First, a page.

Last Updated on December 4, 2019 by Jeremy
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We will be the first to admit that driving in Pittsburgh is not the best. While our rush hours are nothing compared to other major cities in the country, there is something about Pittsburgh that makes driving here more difficult than it should be.
It would be easy for us for simply blame this on the tunnels, bridges (446 at last count), and potholes and be done with it. This is certainly a factor, of course, but our working theory goes just a bit beyond that as well.
So, why do we think driving here is not the best? We have two styles of drivers, and they are conflicting when on the road together.
Pittsburgh Drivers Are Not on the Same Page
The thing about driving in Pittsburgh is not that the drivers are inherently bad. In fact, as a collective we are far from it. Aside from the fact that we all speed significantly on the highways and embrace the Pittsburgh left, as far as general safety and adherence to laws go Pittsburghers are pretty good when compared to the country and world at large.
But after seeing other cities that we would say are extremely bad, we realized that drivers in those places are only bad because of our perspective. From their perspective, there is nothing wrong. They all work together in a system that gets the job done- we're the outsiders who are terrified of it since its not how we drive.
When we thought about this in the context of Pittsburgh, things here began to make sense. Drivers here are not bad because they're unable to drive one way or another, but rather that we have not adopted a unified system for how we all drive cohesively. This results in a lot of confusion on the roads.
Drivers here run the gamut from defensive, to offensive, to a bit of each when the situation calls for it. Where in other places drivers may be timid or a bit more assertive as a collective, Pittsburgh has a mix that produces challenges when the two meet. This is happening everywhere and is especially noticeable at rush hour.
A more defensive driver, or a polite driver as we would think of them, is generally the one that allows the Pittsburgh left to happen all the time (and not just when the intersection is sufficiently large), slams on their breaks going 65 to allow someone stopped at a yield to enter, and will generally go out of their way to allow others to have the right of way- even when doing so is not legal, customary, or safe.
Others, on the other hand, do none of these things and follow standard traffic rules. This may not be aggressive in the slightest, but rather simply sticking to the law where yield means yield and cars only turn into oncoming traffic when space allows.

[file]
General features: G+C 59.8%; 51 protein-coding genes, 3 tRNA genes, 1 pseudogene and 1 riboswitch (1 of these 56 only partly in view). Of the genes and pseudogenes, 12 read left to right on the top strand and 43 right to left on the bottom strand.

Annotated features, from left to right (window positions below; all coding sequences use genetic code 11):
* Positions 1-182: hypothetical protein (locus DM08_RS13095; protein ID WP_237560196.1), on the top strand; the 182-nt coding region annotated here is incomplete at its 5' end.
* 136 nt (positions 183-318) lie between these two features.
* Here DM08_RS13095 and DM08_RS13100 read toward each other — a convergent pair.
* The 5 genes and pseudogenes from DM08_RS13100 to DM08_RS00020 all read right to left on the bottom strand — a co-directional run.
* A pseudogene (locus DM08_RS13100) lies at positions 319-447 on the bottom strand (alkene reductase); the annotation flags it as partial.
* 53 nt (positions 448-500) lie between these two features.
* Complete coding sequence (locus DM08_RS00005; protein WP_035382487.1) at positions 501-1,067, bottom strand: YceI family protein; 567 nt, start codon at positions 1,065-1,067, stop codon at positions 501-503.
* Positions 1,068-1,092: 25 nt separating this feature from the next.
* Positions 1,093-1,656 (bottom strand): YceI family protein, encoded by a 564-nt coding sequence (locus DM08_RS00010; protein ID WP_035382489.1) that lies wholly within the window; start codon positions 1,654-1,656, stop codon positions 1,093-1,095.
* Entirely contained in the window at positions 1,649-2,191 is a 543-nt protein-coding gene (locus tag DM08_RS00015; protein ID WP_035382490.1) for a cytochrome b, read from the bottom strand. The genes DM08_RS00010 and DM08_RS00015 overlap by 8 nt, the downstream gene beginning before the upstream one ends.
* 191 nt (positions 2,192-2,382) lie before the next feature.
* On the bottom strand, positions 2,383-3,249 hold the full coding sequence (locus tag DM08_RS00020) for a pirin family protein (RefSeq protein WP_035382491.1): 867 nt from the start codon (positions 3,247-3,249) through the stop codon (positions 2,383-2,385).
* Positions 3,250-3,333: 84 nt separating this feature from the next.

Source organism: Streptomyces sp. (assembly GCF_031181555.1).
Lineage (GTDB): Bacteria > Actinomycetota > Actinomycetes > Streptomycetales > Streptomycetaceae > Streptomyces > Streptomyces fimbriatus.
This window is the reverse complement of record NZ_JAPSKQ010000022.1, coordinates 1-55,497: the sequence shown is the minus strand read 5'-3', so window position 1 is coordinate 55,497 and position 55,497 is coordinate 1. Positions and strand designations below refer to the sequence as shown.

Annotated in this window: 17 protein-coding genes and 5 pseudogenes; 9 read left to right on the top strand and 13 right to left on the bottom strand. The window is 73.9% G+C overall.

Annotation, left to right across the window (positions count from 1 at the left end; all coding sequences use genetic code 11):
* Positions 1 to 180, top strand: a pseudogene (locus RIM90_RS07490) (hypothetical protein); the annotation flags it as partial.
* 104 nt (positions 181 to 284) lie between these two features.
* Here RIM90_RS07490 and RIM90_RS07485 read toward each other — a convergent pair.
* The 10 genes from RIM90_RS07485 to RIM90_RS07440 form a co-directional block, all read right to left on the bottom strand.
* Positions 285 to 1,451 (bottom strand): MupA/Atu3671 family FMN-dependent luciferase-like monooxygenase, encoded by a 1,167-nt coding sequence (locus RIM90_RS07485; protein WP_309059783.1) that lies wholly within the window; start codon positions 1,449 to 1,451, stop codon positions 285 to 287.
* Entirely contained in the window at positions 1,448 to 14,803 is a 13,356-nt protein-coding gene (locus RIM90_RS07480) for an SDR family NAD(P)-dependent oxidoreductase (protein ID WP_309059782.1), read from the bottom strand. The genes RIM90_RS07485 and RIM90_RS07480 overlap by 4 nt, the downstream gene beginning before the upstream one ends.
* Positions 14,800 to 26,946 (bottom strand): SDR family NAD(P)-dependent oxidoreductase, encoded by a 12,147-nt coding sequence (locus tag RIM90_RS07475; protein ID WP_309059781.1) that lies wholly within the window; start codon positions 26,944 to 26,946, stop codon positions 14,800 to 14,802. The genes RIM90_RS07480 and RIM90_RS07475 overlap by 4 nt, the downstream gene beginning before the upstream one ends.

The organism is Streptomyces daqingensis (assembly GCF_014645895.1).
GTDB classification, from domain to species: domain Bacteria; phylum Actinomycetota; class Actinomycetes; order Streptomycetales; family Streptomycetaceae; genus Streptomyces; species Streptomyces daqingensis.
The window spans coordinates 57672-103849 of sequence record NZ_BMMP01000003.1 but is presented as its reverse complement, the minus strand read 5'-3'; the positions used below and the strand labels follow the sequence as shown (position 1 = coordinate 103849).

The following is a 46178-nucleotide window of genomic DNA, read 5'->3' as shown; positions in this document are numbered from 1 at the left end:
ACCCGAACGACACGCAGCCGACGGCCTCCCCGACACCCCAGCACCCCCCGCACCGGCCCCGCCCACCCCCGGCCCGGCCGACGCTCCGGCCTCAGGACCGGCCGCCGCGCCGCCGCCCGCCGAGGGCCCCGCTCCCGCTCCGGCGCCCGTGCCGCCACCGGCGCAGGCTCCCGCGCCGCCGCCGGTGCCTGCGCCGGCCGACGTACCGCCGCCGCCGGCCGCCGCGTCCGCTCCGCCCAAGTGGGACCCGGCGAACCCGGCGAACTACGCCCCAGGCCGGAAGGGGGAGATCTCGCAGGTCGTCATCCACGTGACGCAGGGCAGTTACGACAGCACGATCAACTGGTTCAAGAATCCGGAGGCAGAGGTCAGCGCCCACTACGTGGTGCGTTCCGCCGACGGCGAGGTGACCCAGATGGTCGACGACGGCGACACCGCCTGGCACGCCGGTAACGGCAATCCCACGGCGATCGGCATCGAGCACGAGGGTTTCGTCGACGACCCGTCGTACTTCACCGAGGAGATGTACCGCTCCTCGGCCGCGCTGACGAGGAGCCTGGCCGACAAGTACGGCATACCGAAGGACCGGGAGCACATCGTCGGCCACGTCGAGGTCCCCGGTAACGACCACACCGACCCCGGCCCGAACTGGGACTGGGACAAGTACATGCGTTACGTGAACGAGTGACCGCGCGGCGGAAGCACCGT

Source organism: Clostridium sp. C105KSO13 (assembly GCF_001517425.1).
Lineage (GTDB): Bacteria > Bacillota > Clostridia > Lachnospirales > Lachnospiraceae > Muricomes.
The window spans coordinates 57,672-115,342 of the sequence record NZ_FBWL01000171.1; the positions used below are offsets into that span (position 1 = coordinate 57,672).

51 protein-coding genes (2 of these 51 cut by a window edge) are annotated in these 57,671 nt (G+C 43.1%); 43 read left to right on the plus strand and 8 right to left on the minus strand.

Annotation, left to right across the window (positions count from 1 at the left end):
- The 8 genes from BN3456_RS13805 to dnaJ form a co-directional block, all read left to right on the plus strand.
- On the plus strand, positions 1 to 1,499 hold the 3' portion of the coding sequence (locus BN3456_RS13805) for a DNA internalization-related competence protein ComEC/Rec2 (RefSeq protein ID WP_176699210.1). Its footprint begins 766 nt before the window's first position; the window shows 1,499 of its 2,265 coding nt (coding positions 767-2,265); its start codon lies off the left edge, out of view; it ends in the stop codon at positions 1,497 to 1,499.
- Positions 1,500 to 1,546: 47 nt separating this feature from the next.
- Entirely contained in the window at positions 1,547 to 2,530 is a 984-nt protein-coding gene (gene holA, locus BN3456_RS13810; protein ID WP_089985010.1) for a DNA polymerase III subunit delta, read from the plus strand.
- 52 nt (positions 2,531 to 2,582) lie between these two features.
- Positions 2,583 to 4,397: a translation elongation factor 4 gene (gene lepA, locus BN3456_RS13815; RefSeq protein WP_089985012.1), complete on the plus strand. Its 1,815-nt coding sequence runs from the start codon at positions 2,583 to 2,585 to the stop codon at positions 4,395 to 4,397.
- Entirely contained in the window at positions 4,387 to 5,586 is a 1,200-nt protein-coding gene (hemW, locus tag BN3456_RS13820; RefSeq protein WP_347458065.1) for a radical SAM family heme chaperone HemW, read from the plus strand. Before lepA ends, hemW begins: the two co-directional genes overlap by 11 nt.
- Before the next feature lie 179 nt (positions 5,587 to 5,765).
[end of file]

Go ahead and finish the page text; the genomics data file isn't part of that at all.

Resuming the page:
So what happens when these two worlds collide?
You are rolling down 376 at 55 mph and have someone in front of you slam on your breaks to let a car from the on-ramp (with yield or stop sign) merge with three other people weaving around to bypass this new-found traffic. You get stuck at green lights while someone waves on a Pittsburgh left and the other driver doesn't budge for half the light. You get slowdown in a tunnel for reasons even we don't understand. (Watch this stand-up comedy performance for one potential explanation. Note it contains profanity.)
All it takes is one person to slam on the breaks on the highway at rush hour to trigger a delay and do this enough times over and you get the driving conditions we know and
love tolerate in Pittsburgh today. Our road conditions only make it worse from there. Introduce a pothole, the need to cross three lanes in 300 feet, being on the wrong road or bridge, short on-ramps, or the fact that everyone is simply too polite on Sundays for some reason and all of this is amplified many times over.
If everyone drove the way the system was intended (however that may be), there'd likely be little issue. Traffic would flow, on-ramps would allow people on when they are able to merge safely, and the volume of cars would pass through the city without issue.
Introduce one polite driver, and the system falls apart. The offensive drivers become more offensive, and the defensive drivers become more defensive- further amplifying the problem.
Will this ever change? Probably not, but this is exactly why we think driving in Pittsburgh is not the best. No one is technically bad. We're all different, and that simply does not work well on our already unconventional roads.
Have you ever experienced someone being overly polite driving in Pittsburgh? Or do you have a theory for why driving in Pittsburgh is so unusual? Comment below to share! Keep in mind the above is only a theory.